In aviation safety, it is vital to look at the contributing factors to consider the bigger picture in which an incident occurred. For example, were the staff adequately trained? Did the company employing them provide appropriate and continuous access to training and other support? Was there a safety culture in the organisation, or did the operator encourage their staff to take risks and 'just get the job done', so to speak? All of these questions, and more, should be asked so investigators can understand the environment in which an incident occurred. In that way, the environment itself can be addressed to prevent that same, or similar, incidents happening again.

The government should take a similar approach to considering this report. Sadly, it has not. In what environment is the ATSB and CASA operating? What are their cultures like? Are they likely to enforce the systems and procedures already in place, or do changes need to happen? This report gives us the answer to many of those questions. The next question is whether the government will take them into account and act appropriately.

I seek leave to complete my remarks later.

Leave granted.

Senator FAWCETT (South Australia) (15:52): I want to follow Senator Xenophon with a couple of brief comments. I welcome his contribution to this and the role he has played, along with Senator Sterle and Senator Heffernan, in the committee inquiry that led to this report. I welcome the fact that the response to this report from the government has finally come. It is a report that deals with a range of serious safety issues. As a member of the committee, and not of the executive government, I have yet to read the response. I intend to do so and look seriously at how these recommendations, which go to serious safety issues for the aviation community, have been responded to.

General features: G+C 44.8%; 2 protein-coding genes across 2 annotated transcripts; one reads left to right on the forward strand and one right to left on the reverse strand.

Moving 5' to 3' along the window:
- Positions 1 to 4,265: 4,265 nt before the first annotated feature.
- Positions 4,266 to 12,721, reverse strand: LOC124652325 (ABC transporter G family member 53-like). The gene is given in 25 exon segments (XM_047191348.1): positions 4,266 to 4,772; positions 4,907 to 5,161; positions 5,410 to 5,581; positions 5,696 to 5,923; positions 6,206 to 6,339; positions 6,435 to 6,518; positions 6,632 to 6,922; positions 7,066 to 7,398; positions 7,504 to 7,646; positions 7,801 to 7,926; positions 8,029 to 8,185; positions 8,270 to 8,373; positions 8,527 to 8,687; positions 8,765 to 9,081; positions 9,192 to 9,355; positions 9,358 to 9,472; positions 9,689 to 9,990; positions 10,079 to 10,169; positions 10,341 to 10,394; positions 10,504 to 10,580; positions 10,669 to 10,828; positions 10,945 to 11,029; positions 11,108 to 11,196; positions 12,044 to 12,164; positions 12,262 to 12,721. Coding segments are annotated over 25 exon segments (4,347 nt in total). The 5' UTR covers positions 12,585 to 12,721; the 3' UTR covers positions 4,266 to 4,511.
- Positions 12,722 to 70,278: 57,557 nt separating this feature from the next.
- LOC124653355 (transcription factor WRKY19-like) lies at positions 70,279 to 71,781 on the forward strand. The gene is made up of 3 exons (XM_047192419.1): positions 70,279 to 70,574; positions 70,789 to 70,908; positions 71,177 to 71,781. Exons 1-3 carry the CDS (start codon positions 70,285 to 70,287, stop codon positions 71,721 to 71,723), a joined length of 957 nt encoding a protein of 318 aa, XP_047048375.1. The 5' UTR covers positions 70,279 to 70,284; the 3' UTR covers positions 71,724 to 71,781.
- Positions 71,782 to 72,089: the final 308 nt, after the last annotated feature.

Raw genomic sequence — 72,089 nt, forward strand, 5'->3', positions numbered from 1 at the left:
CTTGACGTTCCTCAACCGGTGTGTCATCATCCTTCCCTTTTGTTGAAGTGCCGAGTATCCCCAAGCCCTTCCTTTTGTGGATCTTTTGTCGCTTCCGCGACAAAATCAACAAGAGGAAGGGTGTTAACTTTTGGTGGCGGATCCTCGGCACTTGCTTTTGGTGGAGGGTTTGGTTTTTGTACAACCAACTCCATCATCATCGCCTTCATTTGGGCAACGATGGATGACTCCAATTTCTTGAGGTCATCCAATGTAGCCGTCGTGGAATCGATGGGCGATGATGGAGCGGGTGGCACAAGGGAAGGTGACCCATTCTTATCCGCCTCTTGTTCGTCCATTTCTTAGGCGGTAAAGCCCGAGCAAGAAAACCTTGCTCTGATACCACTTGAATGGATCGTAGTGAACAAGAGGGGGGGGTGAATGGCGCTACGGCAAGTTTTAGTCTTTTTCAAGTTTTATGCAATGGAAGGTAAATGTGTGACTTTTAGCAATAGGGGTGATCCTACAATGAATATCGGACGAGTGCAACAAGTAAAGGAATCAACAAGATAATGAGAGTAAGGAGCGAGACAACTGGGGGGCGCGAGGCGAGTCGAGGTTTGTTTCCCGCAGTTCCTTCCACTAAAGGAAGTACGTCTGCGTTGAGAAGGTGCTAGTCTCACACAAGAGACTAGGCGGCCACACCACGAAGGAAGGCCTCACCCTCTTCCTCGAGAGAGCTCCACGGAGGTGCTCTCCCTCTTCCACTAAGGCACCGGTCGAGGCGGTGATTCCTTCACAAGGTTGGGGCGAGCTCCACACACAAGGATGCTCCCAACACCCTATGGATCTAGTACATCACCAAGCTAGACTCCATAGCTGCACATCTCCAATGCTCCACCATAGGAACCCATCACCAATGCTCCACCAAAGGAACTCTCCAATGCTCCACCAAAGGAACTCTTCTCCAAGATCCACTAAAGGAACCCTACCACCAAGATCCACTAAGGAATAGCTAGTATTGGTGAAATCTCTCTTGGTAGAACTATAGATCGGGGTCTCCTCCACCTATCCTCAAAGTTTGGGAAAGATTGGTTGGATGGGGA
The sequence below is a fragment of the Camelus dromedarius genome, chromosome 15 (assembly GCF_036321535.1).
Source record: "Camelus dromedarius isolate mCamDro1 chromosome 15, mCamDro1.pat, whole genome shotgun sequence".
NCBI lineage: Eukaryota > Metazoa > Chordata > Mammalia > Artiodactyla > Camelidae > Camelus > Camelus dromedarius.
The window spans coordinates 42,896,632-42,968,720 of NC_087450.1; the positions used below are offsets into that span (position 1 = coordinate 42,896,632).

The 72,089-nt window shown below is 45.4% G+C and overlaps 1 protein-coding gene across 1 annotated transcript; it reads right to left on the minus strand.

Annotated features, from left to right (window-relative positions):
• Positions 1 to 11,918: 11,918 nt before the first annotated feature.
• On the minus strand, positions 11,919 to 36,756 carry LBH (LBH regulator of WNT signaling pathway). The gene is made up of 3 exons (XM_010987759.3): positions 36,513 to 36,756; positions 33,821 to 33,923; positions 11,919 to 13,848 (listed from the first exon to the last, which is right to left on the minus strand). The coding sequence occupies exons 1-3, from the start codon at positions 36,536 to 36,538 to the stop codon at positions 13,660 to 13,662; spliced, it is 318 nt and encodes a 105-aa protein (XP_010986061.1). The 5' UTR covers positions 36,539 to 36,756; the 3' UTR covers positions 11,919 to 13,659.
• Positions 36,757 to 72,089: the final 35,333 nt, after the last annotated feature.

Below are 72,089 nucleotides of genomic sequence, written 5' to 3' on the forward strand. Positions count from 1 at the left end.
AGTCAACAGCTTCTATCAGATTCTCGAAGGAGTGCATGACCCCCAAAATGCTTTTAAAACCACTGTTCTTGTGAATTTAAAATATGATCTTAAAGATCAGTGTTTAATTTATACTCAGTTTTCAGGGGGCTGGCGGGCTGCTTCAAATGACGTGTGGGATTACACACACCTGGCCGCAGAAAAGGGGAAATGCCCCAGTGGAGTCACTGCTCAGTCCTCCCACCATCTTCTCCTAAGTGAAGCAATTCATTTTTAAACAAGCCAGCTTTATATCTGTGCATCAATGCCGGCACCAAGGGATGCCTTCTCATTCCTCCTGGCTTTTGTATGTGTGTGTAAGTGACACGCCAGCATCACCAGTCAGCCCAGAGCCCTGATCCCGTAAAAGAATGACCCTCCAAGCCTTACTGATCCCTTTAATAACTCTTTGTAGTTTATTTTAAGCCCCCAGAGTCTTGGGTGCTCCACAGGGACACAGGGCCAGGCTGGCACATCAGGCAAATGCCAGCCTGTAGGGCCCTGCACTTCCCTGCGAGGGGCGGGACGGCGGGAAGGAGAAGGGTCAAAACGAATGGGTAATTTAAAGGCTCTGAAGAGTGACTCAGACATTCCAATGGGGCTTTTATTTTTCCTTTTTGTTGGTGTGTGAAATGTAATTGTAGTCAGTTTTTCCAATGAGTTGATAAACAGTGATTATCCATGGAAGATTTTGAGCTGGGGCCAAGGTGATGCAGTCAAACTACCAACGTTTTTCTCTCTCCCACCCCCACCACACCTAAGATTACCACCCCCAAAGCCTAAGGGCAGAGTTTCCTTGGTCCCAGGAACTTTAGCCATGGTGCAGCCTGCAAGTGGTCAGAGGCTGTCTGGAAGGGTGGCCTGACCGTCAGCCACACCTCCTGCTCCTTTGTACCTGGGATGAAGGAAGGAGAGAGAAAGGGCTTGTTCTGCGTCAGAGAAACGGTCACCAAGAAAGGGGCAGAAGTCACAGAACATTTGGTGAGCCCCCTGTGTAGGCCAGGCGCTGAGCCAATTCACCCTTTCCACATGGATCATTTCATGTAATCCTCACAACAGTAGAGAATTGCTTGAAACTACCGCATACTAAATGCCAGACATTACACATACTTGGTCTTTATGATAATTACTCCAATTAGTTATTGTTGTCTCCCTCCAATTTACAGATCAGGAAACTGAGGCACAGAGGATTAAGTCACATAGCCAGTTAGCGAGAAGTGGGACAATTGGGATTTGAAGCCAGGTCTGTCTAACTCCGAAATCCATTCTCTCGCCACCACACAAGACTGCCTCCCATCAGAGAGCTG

Recommendation 7 goes to the issue of competence in terms of the governance of organisations. We saw legislation tabled this week in the lower house and we are here in the Senate today looking at a bill for increasing governance on the board of CASA. The minister commented that he is looking to have people with both operational and technical experience on the board. That was a strong theme that came through this inquiry—the need to have appropriate, competent guidance for both CASA and the ATSB so that we have leadership that recognises what is important and gives appropriate direction to the practitioners.

Recommendation 13 is that a short inquiry be conducted by the Senate Standing Committee on Rural and Regional Affairs and Transport. The government has essentially pre-empted that recommendation with the review being led by Mr David Forsyth into the regulatory reform process. That has been widely embraced by the aviation community. I look forward to the tabling of that in the implementation.

While the response by the former government, and even this one, is far later than should have been the case for something that is so important, I welcome the fact that the response has been tabled and I look forward to reading it in detail. I seek leave to continue my remarks later.

Leave granted; debate adjourned.

{I would just like to make the comment that Senator Fawcett looked positively shell shocked on the video feed and Para I second the motion for Hannah as the next Chief Commissioner..}
Sarcs is offline  
Old 20th Mar 2014, 14:33
  #540 (permalink)  
Join Date: Jul 2001
Location: Australia
Posts: 4,863
But surely you’ve already sent your proposed new, effective Civil Aviation Act to the ASRR Panel and Senators, old bean? You know all the shortcomings in the existing Act and know how to fix them
Did you actually think I wouldn't?
They will not be published here.
Tootle pip!!

PS: It does NOT include "promote and foster" in the Act as a duty of CASA, I happen to be one of the ones that believes such conflicts of interest do nothing useful. I prefer the NZ approach to that one.